The widespread adoption of electronic health records (EHRs)—a key aspect of 2009’s Health Information Technology for Economic and Clinical Health (HITECH) Act—is expected to lead to higher-quality, lower-costing health care, while at the same time decreasing medical errors

But are EHRs really producing savings in health care?

A study published in the July 16 edition of Annals of Internal Medicine says that EHRs are indeed cutting costs of outpatient care—though not by much.

Specifically, the study found the health care costs of three communities that embraced EHRs were estimated to be an average of $5.14 less per patient per month vs. six communities using traditional paper-based medical records. This resulted in an average savings of about 3% for those using EHRs.

“To me, this is good news,” says lead author Julia Adler-Milstein, PhD, assistant professor in the University of Michigan School of Information and Public Health. “While [3%] might not sound huge, if it could be sustained or even increased, it would be a substantial amount.”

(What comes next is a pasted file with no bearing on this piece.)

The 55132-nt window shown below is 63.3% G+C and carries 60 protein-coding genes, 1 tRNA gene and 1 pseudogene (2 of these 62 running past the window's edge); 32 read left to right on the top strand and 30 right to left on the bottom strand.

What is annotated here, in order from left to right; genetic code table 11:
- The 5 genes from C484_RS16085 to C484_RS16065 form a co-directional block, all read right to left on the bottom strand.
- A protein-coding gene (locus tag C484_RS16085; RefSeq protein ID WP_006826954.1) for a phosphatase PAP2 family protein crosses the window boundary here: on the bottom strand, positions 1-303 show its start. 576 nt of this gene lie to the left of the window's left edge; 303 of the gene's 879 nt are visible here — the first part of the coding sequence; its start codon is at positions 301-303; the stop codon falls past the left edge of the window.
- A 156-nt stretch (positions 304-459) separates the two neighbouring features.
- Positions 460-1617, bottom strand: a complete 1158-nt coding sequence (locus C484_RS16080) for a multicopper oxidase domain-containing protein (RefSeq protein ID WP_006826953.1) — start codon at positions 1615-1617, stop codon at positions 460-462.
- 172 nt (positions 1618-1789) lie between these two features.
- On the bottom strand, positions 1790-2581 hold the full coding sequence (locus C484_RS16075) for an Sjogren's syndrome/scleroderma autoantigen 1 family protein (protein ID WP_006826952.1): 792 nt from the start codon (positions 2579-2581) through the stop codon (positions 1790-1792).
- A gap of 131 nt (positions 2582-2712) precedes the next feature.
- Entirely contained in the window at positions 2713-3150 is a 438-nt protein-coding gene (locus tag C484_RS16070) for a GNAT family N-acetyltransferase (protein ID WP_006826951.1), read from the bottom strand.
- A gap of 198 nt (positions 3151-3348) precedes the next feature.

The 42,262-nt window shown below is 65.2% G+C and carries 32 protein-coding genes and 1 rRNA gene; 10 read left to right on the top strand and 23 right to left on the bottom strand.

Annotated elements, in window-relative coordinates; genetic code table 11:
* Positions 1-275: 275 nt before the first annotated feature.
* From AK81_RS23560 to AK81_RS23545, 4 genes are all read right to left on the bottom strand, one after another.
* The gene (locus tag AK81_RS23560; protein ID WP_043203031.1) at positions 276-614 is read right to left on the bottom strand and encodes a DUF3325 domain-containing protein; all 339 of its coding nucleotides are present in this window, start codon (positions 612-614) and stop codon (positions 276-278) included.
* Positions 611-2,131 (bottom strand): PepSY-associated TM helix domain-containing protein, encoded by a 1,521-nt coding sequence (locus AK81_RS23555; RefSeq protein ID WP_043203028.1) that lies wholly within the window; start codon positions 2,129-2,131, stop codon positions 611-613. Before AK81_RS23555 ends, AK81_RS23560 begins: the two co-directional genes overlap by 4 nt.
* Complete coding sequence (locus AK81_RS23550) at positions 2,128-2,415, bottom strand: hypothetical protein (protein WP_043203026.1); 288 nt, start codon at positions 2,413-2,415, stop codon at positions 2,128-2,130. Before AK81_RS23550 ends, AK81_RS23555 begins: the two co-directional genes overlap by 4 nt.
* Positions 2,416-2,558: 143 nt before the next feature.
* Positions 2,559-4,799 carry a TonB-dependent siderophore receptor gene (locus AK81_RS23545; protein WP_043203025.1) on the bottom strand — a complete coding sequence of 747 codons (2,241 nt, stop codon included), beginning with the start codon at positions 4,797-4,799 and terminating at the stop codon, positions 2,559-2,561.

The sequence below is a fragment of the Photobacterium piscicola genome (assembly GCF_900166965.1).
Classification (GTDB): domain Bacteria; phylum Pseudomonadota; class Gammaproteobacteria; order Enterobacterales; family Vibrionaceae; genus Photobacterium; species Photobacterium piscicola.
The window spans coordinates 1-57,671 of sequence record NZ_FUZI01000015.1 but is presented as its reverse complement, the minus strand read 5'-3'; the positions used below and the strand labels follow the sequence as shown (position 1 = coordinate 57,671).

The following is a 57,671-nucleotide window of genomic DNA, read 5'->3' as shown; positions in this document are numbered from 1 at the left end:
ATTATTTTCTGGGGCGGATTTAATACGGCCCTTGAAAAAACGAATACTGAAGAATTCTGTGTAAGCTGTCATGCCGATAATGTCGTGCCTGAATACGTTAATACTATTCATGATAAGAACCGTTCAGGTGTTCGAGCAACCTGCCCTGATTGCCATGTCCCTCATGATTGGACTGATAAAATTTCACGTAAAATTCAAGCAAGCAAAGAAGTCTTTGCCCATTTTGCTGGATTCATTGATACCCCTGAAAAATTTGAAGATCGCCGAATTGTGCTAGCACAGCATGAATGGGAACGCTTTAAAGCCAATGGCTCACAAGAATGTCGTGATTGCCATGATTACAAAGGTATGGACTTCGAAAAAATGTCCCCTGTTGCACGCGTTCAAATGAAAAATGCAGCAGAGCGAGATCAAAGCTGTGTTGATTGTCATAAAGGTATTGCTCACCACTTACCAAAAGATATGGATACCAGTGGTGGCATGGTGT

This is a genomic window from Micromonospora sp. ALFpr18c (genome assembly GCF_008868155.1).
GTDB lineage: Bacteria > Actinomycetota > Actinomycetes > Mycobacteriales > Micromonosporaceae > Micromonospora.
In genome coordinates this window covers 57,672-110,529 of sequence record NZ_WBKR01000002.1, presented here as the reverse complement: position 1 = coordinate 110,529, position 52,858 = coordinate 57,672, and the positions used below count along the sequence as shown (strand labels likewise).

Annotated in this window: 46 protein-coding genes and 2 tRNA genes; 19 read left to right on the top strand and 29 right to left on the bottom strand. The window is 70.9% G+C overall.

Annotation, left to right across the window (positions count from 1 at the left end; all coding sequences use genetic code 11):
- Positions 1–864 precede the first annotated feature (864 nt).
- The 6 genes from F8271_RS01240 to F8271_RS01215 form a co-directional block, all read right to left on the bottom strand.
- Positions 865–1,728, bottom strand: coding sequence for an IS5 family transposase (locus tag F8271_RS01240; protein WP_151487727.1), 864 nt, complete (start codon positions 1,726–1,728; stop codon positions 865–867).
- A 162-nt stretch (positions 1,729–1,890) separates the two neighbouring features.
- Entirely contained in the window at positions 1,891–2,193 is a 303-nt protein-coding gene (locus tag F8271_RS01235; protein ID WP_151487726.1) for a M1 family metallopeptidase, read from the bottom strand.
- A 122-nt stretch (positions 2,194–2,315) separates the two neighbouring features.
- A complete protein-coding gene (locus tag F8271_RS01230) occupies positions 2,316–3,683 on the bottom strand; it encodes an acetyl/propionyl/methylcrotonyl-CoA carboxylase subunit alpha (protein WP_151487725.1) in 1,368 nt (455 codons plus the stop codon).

James Budd, OD, converted to EHRs in his Monroeville, Pa., practice three years ago. He says that he too has seen a gradual increase in earnings since then.

“My earnings per exam appear to have increased primarily due to more accurate billing for medical claims; not that I am now overbilling, but rather I was under-billing in the past due to improper coding, or just because it was more difficult,” he says.

The financial benefits of EHRs may not be evident immediately, Dr. Budd says, but patience may pay off.

“Any savings that an office gets from moving from paper to computers is more than offset by the initial costs of equipment, implementation, training and scanning old records,” he says. “[EHRs] in general require a practitioner to enter a lot more information during an initial exam. But this becomes much easier for subsequent visits, so I believe the true savings will not show up for four or five years.”

Adler-Milstein J, Salzberg C, Franz C, et al. Effect of electronic health records on health care costs: longitudinal comparative evidence from community practices. Ann Intern Med. 2013 Jul 16;159(2):97-104.